But if you want to give yourself a gift in this season of giving by giving to others—go to Chez Pim or any of the other bloggers participating in Menu for Hope and donate to this good cause raising money by raffling all kinds of truly wonderful prizes (see the list). It's a fantastic annual program that raises more and more money every year.

Happy giving!


52 Wonderful responses to ““Gadgets” for cooks”

  • Russ H

    Michael. Have yyou had a chance to try a BlendTec blender? They have the hillarious “Will It Blend?” videos where the guy who invented it, destroys Ipods, lawn rakes, whole chickens, cans of pop, etc… in his blender. Funny, but is this blender any good on actual FOOD?

  • Todd

    I’ll second the recommendation for the vitamix. Absolutely awesome.

    We also recently acquired a robocoup R100 which is priced in the high-end consumer grade level (about on par with the vitamix). I’m not sure how I ever lived without one.

  • Timm

    Elements of Cooking is a great read, and came in handy for Skills II. We had to do “Cooking Terms” every night and know them at line up. In our Professional Cooking text book sometimes they wouldn’t have the word that was called for, and Elements usually had the word I was looking for.

    Though I had a hard time finding “Pearling” which happens to be what happens when fish is cooked and the proteins have turned white signifying that the fish was cooked. You can tell in mostly darker meat fish like Salmon.

  • JoP in Omaha

    Thanks for your updated list of useful tools, Michael. One I use a lot is my food mill. It makes making applesauce (among other things) a breeze.

    Happy holidays to all.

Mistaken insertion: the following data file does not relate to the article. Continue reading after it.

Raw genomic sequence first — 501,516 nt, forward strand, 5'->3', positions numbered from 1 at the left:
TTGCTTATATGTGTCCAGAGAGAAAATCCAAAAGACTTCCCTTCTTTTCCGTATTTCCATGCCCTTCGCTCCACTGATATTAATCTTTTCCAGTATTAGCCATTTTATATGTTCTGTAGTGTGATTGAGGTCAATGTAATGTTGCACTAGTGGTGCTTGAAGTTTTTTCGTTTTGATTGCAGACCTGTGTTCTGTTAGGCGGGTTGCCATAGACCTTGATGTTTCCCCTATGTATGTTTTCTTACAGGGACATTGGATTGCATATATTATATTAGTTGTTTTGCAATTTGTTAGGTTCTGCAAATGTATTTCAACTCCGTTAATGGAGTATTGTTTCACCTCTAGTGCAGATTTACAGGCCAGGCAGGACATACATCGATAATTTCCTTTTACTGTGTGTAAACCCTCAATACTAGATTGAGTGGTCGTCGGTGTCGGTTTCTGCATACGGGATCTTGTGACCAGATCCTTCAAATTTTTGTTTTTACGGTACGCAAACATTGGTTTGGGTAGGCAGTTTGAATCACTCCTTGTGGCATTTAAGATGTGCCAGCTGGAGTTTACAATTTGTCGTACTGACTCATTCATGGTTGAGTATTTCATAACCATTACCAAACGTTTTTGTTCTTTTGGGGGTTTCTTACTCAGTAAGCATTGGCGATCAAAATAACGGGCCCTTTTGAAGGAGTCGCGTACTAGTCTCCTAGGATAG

• Jim Azevedo

    Great reccomendations. Something I use all the time, but don’t see written up much is a pair of tongs referred to as “pom tongs” on a lot of sites. They’re small and easy to use for fussy operations like turning small frying foods that are hard to grab with larger tongs. You can find them with the drink stuff in a lot of cooking stores, as I guess they’re supposed to be used for ice. I’ve got a couple pair and use them all the time.

    I’d also like to remind all men that despite the ultimate coolness of things like the robocoup, etc., giving appliances to your wife for Christmas can lead to you having to sleep with one eye open, sleep alone, or take up residence in your pickup truck.

  • Eddie Lakin

    good choices. I recently also waxed rhapsodic about the benriner mandoline on my blog. (can be accessed by clicking my name below). I also ripped into the aforementioned mango slicer as a silly one-note that doesn’t even do that one thing well.

  • Nancy

    Michael: I’ve been cooking for over 50 yrs. (at home) & something else has always taken precedence over good knives. As important as it is, I just couldn’t bring myself to put that kind of money into a knife. (I just got my first copper pan 3 yrs. ago!) This year it’s a good knife, so I’m very happy to have your recommendation.

    Incidentally, I just discovered you by buying “Soul of a Chef”, which I enjoyed very much & have just ordered “Elements of Cooking” & “House” (something I desperately wanted to do when I was 25!). As for Thomas Keller…let’s just say, as excellent as his food no doubt is, such perfection is bordering on…well, okay…I’ll say it…sick!

  • Tessa in Jakarta

    “Elements of Cooking” was one of the last two books I purchased last year in December, shortly before I returned home to Jakarta, Indonesia, after living for more than two decades in southern California. Upon reading the reviews when it first came out, I just HAD to have it before I left the U.S., knowing that that book may not be available here at all (it’s not) or if it is, it’ll be very expensive!